Analysis: Intel, Micron throw down 3-bit NAND gauntlet

August 14, 2009 – In memory, those whose technology is best aligned with cost savings (to both manufacturing and consumers) are in the catbird’s seat, and so it is with Intel and Micron who now have 3-bit/cell multilevel cell NAND in their arsenal.

The 32Gb, 126mm2 device, built by the two firms’ IM Flash Technologies JV using 34nm process technology, is currently being sampled and will be in mass production by 4Q09. IM Flash expects to introduce its 2xnm technology later this year for further NAND shrinkage, according to Brian Shirley, VP of Micron’s memory group, in a statement.

What’s the implication of this announcement? First, Intel and Micron are careful to initially peg it to specific applications such as flash cards and USB drives that require high density and low costs, notes Jim Handy of Objective Analysis, in a report. “They need more experience in production volumes before they will be confident to position it as a chip suitable for the high-write environment of the SSD.” And the cost is the key factor here; NAND has chugged along thanks largely to “extremely fast price reductions” for manufacturing costs at a ~40%/year clip, initially thanks to a transition from single-level to multilevel cell structure, but now a move to more bits/cell.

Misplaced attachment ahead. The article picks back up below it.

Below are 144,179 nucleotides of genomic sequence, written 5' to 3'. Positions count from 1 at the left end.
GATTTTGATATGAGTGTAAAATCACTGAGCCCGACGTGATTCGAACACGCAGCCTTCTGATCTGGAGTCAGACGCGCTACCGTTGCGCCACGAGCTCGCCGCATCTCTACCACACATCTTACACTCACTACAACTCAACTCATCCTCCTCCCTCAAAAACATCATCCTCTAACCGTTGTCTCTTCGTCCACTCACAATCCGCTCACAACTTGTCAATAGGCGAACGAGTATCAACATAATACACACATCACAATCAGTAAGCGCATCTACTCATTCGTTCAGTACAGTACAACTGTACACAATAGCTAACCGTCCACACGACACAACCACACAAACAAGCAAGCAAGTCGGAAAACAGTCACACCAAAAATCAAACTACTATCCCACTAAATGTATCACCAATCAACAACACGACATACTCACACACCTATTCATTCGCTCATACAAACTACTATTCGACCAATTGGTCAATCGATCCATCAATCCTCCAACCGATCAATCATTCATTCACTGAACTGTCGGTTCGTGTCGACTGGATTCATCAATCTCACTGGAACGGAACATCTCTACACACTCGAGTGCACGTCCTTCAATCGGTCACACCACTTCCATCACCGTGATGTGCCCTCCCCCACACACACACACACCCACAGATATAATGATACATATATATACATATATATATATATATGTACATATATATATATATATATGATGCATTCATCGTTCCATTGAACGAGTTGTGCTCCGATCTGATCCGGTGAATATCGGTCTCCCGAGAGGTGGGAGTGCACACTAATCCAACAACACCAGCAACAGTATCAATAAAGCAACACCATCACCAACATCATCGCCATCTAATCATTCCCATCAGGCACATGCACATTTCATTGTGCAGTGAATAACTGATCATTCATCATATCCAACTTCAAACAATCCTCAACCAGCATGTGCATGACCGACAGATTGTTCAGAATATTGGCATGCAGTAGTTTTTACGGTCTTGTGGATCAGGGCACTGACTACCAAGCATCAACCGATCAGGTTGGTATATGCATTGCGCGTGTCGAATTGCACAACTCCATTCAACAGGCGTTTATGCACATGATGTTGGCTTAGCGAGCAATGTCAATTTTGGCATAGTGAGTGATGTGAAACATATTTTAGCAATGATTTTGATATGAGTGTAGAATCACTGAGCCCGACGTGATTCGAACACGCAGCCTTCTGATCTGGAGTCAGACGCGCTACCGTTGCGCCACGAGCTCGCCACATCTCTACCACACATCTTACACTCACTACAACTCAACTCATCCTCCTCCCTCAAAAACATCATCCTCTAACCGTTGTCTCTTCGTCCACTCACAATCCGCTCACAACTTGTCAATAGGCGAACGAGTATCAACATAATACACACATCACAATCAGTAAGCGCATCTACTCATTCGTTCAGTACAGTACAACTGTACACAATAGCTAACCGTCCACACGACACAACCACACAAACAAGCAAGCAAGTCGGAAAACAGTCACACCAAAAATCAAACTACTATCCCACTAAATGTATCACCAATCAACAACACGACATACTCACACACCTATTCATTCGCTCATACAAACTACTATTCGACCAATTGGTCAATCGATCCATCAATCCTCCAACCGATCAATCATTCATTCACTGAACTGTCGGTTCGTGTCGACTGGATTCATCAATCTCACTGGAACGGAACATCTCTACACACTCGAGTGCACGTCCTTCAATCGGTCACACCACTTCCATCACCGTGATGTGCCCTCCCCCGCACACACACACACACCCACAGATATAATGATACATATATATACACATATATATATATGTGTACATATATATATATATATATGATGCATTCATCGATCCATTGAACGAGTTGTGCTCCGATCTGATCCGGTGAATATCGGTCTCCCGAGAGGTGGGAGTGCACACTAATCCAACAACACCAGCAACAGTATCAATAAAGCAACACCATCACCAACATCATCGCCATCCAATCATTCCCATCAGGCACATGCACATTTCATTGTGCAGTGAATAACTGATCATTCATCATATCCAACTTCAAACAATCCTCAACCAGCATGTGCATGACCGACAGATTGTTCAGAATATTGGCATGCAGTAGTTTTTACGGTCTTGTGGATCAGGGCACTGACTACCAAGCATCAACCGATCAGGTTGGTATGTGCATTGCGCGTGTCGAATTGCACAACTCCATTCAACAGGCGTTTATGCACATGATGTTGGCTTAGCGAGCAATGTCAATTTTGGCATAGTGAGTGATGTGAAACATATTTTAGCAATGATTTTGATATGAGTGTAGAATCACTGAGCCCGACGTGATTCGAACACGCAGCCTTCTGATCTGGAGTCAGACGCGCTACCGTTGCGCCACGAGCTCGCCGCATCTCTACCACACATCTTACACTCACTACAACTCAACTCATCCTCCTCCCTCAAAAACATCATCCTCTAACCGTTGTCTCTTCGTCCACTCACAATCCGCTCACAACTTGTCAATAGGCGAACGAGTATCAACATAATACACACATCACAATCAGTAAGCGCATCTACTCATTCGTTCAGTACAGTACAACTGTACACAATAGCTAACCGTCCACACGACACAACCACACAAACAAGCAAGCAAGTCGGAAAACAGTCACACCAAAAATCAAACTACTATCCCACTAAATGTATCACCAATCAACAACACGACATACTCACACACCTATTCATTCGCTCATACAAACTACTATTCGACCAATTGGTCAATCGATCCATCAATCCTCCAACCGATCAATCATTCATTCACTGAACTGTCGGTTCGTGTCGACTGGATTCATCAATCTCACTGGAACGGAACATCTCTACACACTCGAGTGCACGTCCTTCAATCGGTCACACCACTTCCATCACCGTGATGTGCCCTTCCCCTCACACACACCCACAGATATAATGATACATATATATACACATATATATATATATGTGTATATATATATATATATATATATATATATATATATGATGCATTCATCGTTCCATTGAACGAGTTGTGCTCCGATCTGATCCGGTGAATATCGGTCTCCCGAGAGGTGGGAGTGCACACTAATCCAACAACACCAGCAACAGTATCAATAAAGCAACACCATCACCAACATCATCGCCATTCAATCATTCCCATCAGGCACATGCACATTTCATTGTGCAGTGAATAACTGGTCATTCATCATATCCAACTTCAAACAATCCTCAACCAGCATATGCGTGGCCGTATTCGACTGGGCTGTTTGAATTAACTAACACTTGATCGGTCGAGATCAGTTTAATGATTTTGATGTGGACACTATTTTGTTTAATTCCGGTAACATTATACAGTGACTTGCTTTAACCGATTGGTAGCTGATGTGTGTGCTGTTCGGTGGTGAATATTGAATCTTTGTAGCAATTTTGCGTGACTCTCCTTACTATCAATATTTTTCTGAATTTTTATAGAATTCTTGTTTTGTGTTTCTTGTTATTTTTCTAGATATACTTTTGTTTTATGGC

“Manufacturers who have the lowest cost structure are in a position to profit at prices that would cause losses to their competition,” Handy writes. The new 34nm, 32Gb 3-bit/cell NAND device, he says, clearly “is a move in that direction.” SanDisk and Toshiba have both touted similar devices, now expecting to ship until year’s end, but the IM Flash declaration of a fast transition from 34nm to 2xnm gives it another cost-reduction headstart. This should “cause snags” for other competitors Samsung and Hynix/Numonyx, Handy notes. “By the first part of 2010, manufacturers with 3-bit 3xnm product will be impressively more profitable than their competition.”


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